Capital markets in Qatar should receive a boost from recently announced reforms that clarify oversight, broaden access and simplify transactions. Through such measures, the authorities and the private sector are hoping to increase liquidity and activity in a market considered to have significant potential.
In mid-July, the authorities announced long-awaited reforms to its financial sector that pass regulatory authority for the Qatar Exchange (QE) to the central bank, increasing the settlement time for stock trades and allowing banks to create brokerage divisions, the international press reported.
A circular issued by the Minister of Economy and Finance (MEF) confirmed that the Qatar Central Bank (QCB) would be replacing the Qatar Financial Markets Authority (QFMA) in overseeing the stock exchange, a further move toward creating a single regulatory body for the market.
This follows an announcement five years ago that the country would create a unified organization to streamline and clarify the regulatory environment, a process that has proved complex. The benefits, however, could be considerable. “Qatar had the QCB, which regulates banks and investment firms; the Qatar Financial Centre Authority (QFC), which regulated investment and other financial services firms; and the QFMA, which regulated exchange listings of stocks, and potentially listed bonds and listed funds,” George Shehadeh, the CEO of Amwal, a Qatari investment firm, told OBG.
“Financial services firms frequently engage in activities that come under the turf of more than one regulator,” he continued. “For example, listed funds could be regulated by the QFMA, while the fund manager is regulated by the QCB or QFC. While mature markets may benefit from having these choices, in a market such as Qatar, which is in its early stage of development, the benefits of simple, unified and consistent regulation are much higher. This lowers both regulatory complexity and operational cost, which are critical to the success of the local asset management industry.”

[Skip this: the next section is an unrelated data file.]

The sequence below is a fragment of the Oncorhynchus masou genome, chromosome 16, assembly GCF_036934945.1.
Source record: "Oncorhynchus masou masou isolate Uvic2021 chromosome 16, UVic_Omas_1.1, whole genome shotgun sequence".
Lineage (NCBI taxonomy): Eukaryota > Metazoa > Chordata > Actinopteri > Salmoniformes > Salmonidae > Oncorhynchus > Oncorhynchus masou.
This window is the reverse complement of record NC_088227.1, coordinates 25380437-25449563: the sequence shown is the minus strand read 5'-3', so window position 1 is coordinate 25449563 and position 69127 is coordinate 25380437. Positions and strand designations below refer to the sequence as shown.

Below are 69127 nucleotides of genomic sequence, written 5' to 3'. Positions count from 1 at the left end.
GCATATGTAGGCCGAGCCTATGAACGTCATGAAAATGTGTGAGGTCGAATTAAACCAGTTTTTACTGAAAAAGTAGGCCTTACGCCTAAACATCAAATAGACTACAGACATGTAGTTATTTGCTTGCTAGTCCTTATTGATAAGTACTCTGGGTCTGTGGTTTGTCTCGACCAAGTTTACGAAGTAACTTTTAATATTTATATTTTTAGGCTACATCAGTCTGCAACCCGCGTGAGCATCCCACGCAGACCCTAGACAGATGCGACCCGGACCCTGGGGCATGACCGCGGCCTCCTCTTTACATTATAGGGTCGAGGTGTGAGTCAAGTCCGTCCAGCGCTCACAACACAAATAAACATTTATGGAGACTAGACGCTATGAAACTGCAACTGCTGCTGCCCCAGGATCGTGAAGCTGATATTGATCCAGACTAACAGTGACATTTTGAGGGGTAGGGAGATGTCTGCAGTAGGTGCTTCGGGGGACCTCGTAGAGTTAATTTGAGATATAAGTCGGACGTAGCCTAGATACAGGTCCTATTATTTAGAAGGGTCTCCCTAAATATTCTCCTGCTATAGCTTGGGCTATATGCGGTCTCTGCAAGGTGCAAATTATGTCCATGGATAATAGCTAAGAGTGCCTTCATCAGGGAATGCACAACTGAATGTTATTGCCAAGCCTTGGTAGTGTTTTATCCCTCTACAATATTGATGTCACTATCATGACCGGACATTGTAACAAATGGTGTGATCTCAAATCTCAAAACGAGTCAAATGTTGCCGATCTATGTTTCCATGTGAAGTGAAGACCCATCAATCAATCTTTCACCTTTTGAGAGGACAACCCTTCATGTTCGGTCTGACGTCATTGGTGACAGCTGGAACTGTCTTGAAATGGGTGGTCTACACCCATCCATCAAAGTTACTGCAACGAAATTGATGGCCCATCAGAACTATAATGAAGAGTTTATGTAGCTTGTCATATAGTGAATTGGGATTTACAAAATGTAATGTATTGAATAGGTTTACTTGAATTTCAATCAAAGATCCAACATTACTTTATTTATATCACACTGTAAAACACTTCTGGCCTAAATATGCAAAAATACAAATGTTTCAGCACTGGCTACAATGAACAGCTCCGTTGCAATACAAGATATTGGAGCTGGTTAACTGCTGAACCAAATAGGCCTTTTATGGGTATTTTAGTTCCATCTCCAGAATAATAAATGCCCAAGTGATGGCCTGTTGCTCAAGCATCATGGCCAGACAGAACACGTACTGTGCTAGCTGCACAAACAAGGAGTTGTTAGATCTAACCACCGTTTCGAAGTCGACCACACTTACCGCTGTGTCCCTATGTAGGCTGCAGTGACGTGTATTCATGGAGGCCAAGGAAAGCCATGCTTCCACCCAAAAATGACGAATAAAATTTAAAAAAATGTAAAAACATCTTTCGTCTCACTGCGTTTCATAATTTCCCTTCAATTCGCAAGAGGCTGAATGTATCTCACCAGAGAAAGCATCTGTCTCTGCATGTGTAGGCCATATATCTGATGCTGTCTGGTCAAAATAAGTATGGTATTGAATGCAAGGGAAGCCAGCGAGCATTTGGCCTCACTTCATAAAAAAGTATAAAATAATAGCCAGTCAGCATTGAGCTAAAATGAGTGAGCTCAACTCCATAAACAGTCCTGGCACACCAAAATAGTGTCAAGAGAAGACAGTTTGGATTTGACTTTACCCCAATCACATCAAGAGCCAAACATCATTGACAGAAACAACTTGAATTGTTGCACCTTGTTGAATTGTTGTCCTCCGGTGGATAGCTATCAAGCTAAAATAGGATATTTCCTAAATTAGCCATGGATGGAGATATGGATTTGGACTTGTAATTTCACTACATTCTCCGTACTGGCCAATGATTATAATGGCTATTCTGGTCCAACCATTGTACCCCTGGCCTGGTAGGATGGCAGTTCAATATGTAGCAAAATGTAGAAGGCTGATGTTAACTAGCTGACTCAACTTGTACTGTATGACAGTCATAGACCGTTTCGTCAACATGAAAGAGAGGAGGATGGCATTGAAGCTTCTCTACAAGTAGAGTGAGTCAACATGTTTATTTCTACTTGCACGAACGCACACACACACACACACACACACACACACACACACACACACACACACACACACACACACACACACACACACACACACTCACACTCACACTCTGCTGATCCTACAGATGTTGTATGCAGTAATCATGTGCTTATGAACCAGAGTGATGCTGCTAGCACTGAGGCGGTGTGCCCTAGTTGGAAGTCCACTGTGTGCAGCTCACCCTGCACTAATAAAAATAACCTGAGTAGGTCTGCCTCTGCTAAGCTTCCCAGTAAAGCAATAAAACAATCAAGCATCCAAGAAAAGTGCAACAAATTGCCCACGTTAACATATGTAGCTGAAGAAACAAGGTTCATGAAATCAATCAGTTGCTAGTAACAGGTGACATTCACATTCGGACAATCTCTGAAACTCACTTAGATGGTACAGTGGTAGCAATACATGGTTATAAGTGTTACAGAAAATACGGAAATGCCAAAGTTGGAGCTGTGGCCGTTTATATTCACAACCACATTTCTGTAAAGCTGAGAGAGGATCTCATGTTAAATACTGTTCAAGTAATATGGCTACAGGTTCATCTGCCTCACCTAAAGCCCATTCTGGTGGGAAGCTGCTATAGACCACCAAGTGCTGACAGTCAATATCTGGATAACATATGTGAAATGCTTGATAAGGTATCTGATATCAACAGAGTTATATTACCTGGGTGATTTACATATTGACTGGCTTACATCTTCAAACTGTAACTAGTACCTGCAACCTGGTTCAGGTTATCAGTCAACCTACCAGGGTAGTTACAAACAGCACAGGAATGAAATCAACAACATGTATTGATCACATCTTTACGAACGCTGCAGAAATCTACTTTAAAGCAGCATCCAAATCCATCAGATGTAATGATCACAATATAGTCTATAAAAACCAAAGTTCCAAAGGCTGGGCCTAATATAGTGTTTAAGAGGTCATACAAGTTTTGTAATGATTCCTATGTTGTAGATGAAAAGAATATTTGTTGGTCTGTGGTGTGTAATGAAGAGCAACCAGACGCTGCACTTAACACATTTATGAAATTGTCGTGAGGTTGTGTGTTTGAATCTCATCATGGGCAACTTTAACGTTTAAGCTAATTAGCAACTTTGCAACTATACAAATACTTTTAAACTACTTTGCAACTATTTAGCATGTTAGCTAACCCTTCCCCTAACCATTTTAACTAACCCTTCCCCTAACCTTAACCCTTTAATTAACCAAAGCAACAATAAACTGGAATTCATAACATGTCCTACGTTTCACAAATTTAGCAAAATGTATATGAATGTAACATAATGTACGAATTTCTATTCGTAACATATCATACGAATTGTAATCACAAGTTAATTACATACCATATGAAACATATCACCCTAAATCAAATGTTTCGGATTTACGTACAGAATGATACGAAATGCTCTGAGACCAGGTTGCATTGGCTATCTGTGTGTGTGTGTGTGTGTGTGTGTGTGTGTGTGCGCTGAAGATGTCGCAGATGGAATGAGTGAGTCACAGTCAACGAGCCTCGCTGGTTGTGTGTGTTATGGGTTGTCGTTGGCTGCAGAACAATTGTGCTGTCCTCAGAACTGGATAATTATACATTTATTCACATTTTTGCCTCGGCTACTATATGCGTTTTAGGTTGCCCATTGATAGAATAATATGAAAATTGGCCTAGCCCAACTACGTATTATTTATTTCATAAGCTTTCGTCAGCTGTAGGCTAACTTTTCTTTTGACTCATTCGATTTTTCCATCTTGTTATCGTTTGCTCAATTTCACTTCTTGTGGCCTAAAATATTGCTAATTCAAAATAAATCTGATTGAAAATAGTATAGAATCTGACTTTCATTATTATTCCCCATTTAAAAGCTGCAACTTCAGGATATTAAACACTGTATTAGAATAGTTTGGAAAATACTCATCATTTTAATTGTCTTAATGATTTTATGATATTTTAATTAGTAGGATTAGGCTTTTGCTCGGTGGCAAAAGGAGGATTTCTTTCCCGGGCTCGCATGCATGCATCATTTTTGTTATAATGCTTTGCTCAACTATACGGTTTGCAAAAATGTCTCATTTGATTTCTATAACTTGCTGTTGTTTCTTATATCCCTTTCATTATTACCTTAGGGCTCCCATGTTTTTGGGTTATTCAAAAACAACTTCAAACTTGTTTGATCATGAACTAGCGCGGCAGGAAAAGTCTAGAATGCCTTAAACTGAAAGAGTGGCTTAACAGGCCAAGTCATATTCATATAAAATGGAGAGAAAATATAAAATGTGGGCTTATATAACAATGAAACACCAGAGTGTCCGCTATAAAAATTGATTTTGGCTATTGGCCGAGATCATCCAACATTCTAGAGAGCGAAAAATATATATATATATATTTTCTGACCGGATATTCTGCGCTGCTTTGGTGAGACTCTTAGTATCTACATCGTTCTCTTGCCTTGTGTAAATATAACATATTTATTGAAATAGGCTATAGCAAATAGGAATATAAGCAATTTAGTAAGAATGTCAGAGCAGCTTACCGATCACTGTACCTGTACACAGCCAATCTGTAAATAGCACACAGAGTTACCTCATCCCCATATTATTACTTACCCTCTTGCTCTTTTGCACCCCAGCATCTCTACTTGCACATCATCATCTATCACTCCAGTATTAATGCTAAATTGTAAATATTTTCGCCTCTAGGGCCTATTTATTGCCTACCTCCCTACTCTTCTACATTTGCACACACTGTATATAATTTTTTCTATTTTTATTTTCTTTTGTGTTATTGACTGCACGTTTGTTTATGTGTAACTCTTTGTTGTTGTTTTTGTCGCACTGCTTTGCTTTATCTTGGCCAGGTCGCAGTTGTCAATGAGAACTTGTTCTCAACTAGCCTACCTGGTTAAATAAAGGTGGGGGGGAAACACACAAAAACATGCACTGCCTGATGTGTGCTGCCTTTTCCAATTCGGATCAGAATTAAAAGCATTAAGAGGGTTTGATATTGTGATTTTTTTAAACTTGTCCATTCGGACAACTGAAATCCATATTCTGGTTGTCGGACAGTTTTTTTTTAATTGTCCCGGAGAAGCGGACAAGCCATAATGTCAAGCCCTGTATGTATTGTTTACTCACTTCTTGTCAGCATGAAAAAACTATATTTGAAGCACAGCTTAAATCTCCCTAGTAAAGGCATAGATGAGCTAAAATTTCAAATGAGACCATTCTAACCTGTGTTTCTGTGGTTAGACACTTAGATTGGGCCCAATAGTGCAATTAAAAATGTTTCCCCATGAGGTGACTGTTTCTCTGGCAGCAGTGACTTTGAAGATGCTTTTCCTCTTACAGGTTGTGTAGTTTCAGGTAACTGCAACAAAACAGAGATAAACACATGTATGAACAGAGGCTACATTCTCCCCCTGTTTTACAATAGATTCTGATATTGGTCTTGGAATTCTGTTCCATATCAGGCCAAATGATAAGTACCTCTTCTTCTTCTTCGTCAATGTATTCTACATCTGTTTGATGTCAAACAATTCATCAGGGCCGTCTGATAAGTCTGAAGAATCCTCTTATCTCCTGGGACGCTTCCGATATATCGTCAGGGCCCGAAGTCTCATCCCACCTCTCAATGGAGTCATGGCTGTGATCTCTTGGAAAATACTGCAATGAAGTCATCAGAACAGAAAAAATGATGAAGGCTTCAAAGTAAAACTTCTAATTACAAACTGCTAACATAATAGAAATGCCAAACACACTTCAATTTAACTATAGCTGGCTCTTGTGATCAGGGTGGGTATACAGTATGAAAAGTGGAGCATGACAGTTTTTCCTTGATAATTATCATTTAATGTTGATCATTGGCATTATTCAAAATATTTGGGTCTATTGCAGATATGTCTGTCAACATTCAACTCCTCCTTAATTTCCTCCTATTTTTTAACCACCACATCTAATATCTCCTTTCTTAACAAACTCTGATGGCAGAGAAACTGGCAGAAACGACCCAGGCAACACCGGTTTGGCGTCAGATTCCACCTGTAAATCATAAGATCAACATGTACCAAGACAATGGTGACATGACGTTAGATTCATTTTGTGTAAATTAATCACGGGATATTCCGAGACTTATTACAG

The MEF circular also contained a provision to expand the timeframe for trade settlements, allowing “trustworthy establishments and individuals” to pay brokers three days after a trade, as opposed to the upfront payments previously needed. The QFMA will decide which organizations and individuals are “trustworthy” based on brokers’ recommendation.
Analysts expect the measure to encourage Qatari firms and individuals to engage more actively in the market. This should help increase liquidity, which has long been a priority for the authorities and the private sector alike. However, the changes may not transform the market dramatically, as some international investors already operate on the exchange through banks.
Perhaps as significant will be changes that allow Qatari banks to take brokerage licenses, which has attracted the interest of several financial institutions. This should increase the visibility and accessibility of capital markets to institutional and individual investors alike.
This has been a slow year for the QE. Nonetheless, Qatar saw the Gulf’s biggest equity capital markets transaction this year, with a $1.9bn bid by Doha-based telecoms firm Qtel for shares in Kuwait's National Mobile Telecoms (Wataniya). The exchange is also likely to benefit from an anticipated uptick in regional initial public offering (IPO) activity, expected in the latter half of the year. Thus far, three IPOs are expected: Qatar First Investment Bank, Mackeen Holding and Al Jazeera Finance.
The MEF has encouraged the QFC to help Qatari-owned companies in particular to list, which both provides firms with capital and increases market liquidity and activity. Industry leaders hope that small and medium-sized enterprises (SMEs) will increasingly use listings to tap new sources of capital. Meanwhile, in July, international ratings agency Standard & Poor’s said that Qatari banks should look to bond issues to fund expansion, rather than relying too heavily on deposits.
Qatar’s capital markets have a great deal of potential – while the domestic market is small, the country is, according to most analyses, the world’s richest per capita and has one of the fastest-growing economies in the world. A substantial proportion of its population are high net-worth individuals, pointing toward a significant pool of individual investors, and the regulatory infrastructure is increasingly well developed. The next step to achieving this potential is likely to be increasing and broadening participation, from both companies and investors.
Oxford Business Group